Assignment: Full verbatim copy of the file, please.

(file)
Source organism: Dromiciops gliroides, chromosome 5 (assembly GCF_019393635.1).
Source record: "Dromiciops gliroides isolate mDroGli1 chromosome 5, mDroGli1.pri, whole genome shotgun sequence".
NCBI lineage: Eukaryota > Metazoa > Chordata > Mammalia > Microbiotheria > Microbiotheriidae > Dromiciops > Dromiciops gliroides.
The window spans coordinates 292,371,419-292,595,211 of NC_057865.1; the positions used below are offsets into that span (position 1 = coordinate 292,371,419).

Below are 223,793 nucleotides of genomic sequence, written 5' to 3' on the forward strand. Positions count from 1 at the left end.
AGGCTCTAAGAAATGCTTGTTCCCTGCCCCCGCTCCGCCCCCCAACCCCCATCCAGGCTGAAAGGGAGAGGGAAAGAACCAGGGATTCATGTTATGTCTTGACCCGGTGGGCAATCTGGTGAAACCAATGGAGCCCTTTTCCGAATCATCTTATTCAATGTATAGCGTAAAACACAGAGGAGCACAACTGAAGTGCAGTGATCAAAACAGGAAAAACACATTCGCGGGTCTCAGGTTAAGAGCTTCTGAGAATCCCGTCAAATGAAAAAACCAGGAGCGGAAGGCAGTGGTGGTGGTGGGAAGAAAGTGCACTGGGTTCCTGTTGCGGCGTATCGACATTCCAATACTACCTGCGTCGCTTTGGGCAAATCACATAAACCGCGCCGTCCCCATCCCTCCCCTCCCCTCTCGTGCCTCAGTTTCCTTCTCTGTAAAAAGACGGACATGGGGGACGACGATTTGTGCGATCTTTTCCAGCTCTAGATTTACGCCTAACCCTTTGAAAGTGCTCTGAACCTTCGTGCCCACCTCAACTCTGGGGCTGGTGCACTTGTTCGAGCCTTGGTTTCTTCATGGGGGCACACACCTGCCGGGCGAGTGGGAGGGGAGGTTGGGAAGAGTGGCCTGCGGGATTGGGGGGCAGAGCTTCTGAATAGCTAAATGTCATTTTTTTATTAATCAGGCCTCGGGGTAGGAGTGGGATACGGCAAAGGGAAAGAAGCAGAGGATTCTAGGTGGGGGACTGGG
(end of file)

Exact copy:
Source organism: Dromiciops gliroides, chromosome 5 (assembly GCF_019393635.1).
Source record: "Dromiciops gliroides isolate mDroGli1 chromosome 5, mDroGli1.pri, whole genome shotgun sequence".
NCBI lineage: Eukaryota > Metazoa > Chordata > Mammalia > Microbiotheria > Microbiotheriidae > Dromiciops > Dromiciops gliroides.
The window spans coordinates 292,371,419-292,595,211 of NC_057865.1; the positions used below are offsets into that span (position 1 = coordinate 292,371,419).

Below are 223,793 nucleotides of genomic sequence, written 5' to 3' on the forward strand. Positions count from 1 at the left end.
AGGCTCTAAGAAATGCTTGTTCCCTGCCCCCGCTCCGCCCCCCAACCCCCATCCAGGCTGAAAGGGAGAGGGAAAGAACCAGGGATTCATGTTATGTCTTGACCCGGTGGGCAATCTGGTGAAACCAATGGAGCCCTTTTCCGAATCATCTTATTCAATGTATAGCGTAAAACACAGAGGAGCACAACTGAAGTGCAGTGATCAAAACAGGAAAAACACATTCGCGGGTCTCAGGTTAAGAGCTTCTGAGAATCCCGTCAAATGAAAAAACCAGGAGCGGAAGGCAGTGGTGGTGGTGGGAAGAAAGTGCACTGGGTTCCTGTTGCGGCGTATCGACATTCCAATACTACCTGCGTCGCTTTGGGCAAATCACATAAACCGCGCCGTCCCCATCCCTCCCCTCCCCTCTCGTGCCTCAGTTTCCTTCTCTGTAAAAAGACGGACATGGGGGACGACGATTTGTGCGATCTTTTCCAGCTCTAGATTTACGCCTAACCCTTTGAAAGTGCTCTGAACCTTCGTGCCCACCTCAACTCTGGGGCTGGTGCACTTGTTCGAGCCTTGGTTTCTTCATGGGGGCACACACCTGCCGGGCGAGTGGGAGGGGAGGTTGGGAAGAGTGGCCTGCGGGATTGGGGGGCAGAGCTTCTGAATAGCTAAATGTCATTTTTTTATTAATCAGGCCTCGGGGTAGGAGTGGGATACGGCAAAGGGAAAGAAGCAGAGGATTCTAGGTGGGGGACTGGG